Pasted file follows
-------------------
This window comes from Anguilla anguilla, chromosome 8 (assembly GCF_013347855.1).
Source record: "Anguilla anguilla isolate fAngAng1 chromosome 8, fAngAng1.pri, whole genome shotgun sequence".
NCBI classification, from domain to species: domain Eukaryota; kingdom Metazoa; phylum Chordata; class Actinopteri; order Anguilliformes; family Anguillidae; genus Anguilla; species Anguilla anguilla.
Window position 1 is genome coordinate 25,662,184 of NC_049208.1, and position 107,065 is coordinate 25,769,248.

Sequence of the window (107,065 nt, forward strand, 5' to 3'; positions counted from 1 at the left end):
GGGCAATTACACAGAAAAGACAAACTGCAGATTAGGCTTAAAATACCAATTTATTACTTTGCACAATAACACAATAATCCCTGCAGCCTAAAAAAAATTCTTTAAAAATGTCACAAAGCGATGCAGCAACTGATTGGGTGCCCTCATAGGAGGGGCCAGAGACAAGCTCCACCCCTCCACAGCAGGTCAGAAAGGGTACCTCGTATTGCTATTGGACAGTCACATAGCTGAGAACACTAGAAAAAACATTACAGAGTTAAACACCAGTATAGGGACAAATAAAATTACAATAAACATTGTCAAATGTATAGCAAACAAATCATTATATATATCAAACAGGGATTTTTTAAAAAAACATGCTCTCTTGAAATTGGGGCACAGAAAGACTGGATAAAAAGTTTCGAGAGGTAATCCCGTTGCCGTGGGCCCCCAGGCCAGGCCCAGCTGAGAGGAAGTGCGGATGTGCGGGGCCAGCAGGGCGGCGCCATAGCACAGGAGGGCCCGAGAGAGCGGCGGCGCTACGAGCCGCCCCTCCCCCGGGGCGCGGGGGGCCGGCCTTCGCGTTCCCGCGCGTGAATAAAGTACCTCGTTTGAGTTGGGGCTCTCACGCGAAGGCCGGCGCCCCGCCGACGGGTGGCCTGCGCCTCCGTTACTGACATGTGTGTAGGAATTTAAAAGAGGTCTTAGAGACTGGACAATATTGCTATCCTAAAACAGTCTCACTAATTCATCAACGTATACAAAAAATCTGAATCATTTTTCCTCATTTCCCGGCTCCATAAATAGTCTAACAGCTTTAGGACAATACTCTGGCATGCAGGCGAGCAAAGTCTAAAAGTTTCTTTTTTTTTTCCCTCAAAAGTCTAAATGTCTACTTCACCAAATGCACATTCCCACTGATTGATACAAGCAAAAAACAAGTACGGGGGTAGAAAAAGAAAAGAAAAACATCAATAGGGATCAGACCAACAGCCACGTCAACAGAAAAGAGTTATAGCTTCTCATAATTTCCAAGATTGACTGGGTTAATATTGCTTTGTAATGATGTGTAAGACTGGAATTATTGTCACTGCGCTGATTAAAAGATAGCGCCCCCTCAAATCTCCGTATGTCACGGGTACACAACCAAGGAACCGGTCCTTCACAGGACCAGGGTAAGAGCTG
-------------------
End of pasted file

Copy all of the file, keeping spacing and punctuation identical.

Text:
This window comes from Anguilla anguilla, chromosome 8 (assembly GCF_013347855.1).
Source record: "Anguilla anguilla isolate fAngAng1 chromosome 8, fAngAng1.pri, whole genome shotgun sequence".
NCBI classification, from domain to species: domain Eukaryota; kingdom Metazoa; phylum Chordata; class Actinopteri; order Anguilliformes; family Anguillidae; genus Anguilla; species Anguilla anguilla.
Window position 1 is genome coordinate 25,662,184 of NC_049208.1, and position 107,065 is coordinate 25,769,248.

Sequence of the window (107,065 nt, forward strand, 5' to 3'; positions counted from 1 at the left end):
GGGCAATTACACAGAAAAGACAAACTGCAGATTAGGCTTAAAATACCAATTTATTACTTTGCACAATAACACAATAATCCCTGCAGCCTAAAAAAAATTCTTTAAAAATGTCACAAAGCGATGCAGCAACTGATTGGGTGCCCTCATAGGAGGGGCCAGAGACAAGCTCCACCCCTCCACAGCAGGTCAGAAAGGGTACCTCGTATTGCTATTGGACAGTCACATAGCTGAGAACACTAGAAAAAACATTACAGAGTTAAACACCAGTATAGGGACAAATAAAATTACAATAAACATTGTCAAATGTATAGCAAACAAATCATTATATATATCAAACAGGGATTTTTTAAAAAAACATGCTCTCTTGAAATTGGGGCACAGAAAGACTGGATAAAAAGTTTCGAGAGGTAATCCCGTTGCCGTGGGCCCCCAGGCCAGGCCCAGCTGAGAGGAAGTGCGGATGTGCGGGGCCAGCAGGGCGGCGCCATAGCACAGGAGGGCCCGAGAGAGCGGCGGCGCTACGAGCCGCCCCTCCCCCGGGGCGCGGGGGGCCGGCCTTCGCGTTCCCGCGCGTGAATAAAGTACCTCGTTTGAGTTGGGGCTCTCACGCGAAGGCCGGCGCCCCGCCGACGGGTGGCCTGCGCCTCCGTTACTGACATGTGTGTAGGAATTTAAAAGAGGTCTTAGAGACTGGACAATATTGCTATCCTAAAACAGTCTCACTAATTCATCAACGTATACAAAAAATCTGAATCATTTTTCCTCATTTCCCGGCTCCATAAATAGTCTAACAGCTTTAGGACAATACTCTGGCATGCAGGCGAGCAAAGTCTAAAAGTTTCTTTTTTTTTTCCCTCAAAAGTCTAAATGTCTACTTCACCAAATGCACATTCCCACTGATTGATACAAGCAAAAAACAAGTACGGGGGTAGAAAAAGAAAAGAAAAACATCAATAGGGATCAGACCAACAGCCACGTCAACAGAAAAGAGTTATAGCTTCTCATAATTTCCAAGATTGACTGGGTTAATATTGCTTTGTAATGATGTGTAAGACTGGAATTATTGTCACTGCGCTGATTAAAAGATAGCGCCCCCTCAAATCTCCGTATGTCACGGGTACACAACCAAGGAACCGGTCCTTCACAGGACCAGGGTAAGAGCTG